Hormone therapy and antioxidant vitamins do not improve endothelial vasodilator function in postmenopausal women with established coronary artery disease: A substudy of the Women's Angiographic Vitamin and Estrogen (WAVE) trial

Mark Kelemen, Dhananjay Vaidya, David D. Waters, Barbara V. Howard, Frederick Cobb, Naji Younes, Mark Tripputti, Pamela Ouyang

Research output: Contribution to journalArticlepeer-review

Abstract

We measured flow-mediated dilation (FMD) by high-resolution brachial ultrasound in 61 women who participated in the Women's Angiographic Vitamin and Estrogen (WAVE) trial, a randomized controlled trial. There were no significant differences in the baseline demographics of women receiving hormone therapy (0.625 mg/day of conjugated equine estrogen plus 2.5 mg of medroxyprogesterone acetate for women who had not had a hysterectomy) or placebo; or vitamins (400 IU of Vitamin E and 500 mg of Vitamin C twice daily) or placebo. Baseline FMD was impaired in all subjects (3.3 ± 7.6%). Neither hormone therapy (4.1 ± 5.2% at baseline, 4.2 ± 5.0% at 3 months, and 4.1 ± 6.5% at 34 months) nor antioxidant vitamins (3.0 ± 8.3% at baseline; 3.5 ± 4.6% at 3 months; 3.1 ± 7.6% at 34 months) improved FMD (all p-values = NS). Endothelium-independent vasodilation, induced by nitroglycerin (NTG) was similar at baseline and was not affected by either therapy. In univariate and multivariate analysis, neither hormone therapy nor antioxidant vitamins were associated with FMD. Women with established coronary artery disease have impaired flow-mediated vasodilation of the brachial artery that does not improve after 3 months or up to 34 months of treatment with postmenopausal hormone therapy or antioxidant vitamins.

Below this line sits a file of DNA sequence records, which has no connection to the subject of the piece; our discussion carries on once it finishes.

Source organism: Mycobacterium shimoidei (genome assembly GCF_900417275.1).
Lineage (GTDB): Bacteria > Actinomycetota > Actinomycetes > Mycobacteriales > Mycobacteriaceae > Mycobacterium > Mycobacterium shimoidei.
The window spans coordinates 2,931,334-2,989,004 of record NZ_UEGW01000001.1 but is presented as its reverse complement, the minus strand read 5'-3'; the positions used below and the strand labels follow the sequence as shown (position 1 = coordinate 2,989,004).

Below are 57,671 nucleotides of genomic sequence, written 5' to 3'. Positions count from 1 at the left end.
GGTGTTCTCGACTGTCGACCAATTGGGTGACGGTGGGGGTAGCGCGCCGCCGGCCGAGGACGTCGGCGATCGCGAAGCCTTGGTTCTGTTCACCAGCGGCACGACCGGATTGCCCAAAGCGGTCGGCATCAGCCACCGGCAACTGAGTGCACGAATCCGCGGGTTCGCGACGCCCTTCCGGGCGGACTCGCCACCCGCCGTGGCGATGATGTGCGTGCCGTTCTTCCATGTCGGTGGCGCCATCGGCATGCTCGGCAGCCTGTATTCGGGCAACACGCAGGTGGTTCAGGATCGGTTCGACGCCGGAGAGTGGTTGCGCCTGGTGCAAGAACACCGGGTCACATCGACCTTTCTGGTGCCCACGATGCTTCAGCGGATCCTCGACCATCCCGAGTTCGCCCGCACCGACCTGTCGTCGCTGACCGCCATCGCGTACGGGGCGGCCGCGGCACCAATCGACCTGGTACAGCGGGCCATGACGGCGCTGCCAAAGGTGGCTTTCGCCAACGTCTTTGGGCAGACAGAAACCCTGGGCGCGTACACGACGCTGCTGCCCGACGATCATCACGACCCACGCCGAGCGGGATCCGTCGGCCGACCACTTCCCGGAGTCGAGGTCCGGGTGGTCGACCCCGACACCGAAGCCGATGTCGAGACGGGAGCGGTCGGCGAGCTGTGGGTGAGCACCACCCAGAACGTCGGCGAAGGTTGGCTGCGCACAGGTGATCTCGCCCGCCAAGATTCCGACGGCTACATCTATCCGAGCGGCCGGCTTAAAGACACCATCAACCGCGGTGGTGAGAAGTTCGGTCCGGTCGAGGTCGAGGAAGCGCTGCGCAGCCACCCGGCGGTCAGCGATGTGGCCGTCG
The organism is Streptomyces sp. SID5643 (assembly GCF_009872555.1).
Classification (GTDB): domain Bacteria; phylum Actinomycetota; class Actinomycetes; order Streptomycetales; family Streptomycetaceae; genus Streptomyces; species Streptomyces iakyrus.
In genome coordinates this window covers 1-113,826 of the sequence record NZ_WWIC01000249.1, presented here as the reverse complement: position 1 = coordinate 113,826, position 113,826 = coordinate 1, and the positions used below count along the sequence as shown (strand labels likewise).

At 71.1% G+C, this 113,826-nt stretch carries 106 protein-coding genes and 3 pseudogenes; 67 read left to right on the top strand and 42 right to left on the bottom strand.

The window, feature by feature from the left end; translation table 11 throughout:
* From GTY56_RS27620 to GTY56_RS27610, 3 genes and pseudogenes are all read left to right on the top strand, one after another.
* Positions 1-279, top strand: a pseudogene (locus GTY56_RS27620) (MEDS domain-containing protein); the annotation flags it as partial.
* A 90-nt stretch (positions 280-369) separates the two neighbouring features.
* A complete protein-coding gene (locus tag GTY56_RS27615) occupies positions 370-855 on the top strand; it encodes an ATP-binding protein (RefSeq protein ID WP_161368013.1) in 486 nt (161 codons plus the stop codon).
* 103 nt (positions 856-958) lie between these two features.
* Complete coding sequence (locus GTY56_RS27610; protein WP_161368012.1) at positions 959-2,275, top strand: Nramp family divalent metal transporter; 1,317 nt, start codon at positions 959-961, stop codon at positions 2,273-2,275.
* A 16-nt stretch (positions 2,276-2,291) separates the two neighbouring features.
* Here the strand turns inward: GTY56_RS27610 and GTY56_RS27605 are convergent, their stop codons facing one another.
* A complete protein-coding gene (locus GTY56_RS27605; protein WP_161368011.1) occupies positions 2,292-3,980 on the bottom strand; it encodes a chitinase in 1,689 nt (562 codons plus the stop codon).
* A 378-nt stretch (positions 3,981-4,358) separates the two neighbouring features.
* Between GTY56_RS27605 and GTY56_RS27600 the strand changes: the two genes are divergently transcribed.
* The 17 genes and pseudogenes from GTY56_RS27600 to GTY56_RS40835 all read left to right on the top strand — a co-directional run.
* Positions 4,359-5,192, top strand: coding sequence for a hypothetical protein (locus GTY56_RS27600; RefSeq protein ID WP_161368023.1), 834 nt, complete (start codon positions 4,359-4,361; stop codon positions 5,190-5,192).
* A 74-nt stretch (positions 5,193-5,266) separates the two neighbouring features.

Original languageEnglish (US)
Pages (from-to)193-200
Number of pages8
JournalAtherosclerosis
Volume179
Issue number1
DOIs
StatePublished - Mar 2005

Keywords

  • Antioxidant therapy
  • Brachial ultrasound
  • Coronary artery disease
  • Endothelial function
  • Hormone therapy
  • Women

ASJC Scopus subject areas

  • Cardiology and Cardiovascular Medicine

Fingerprint Dive into the research topics of 'Hormone therapy and antioxidant vitamins do not improve endothelial vasodilator function in postmenopausal women with established coronary artery disease: A substudy of the Women's Angiographic Vitamin and Estrogen (WAVE) trial'. Together they form a unique fingerprint.

Cite this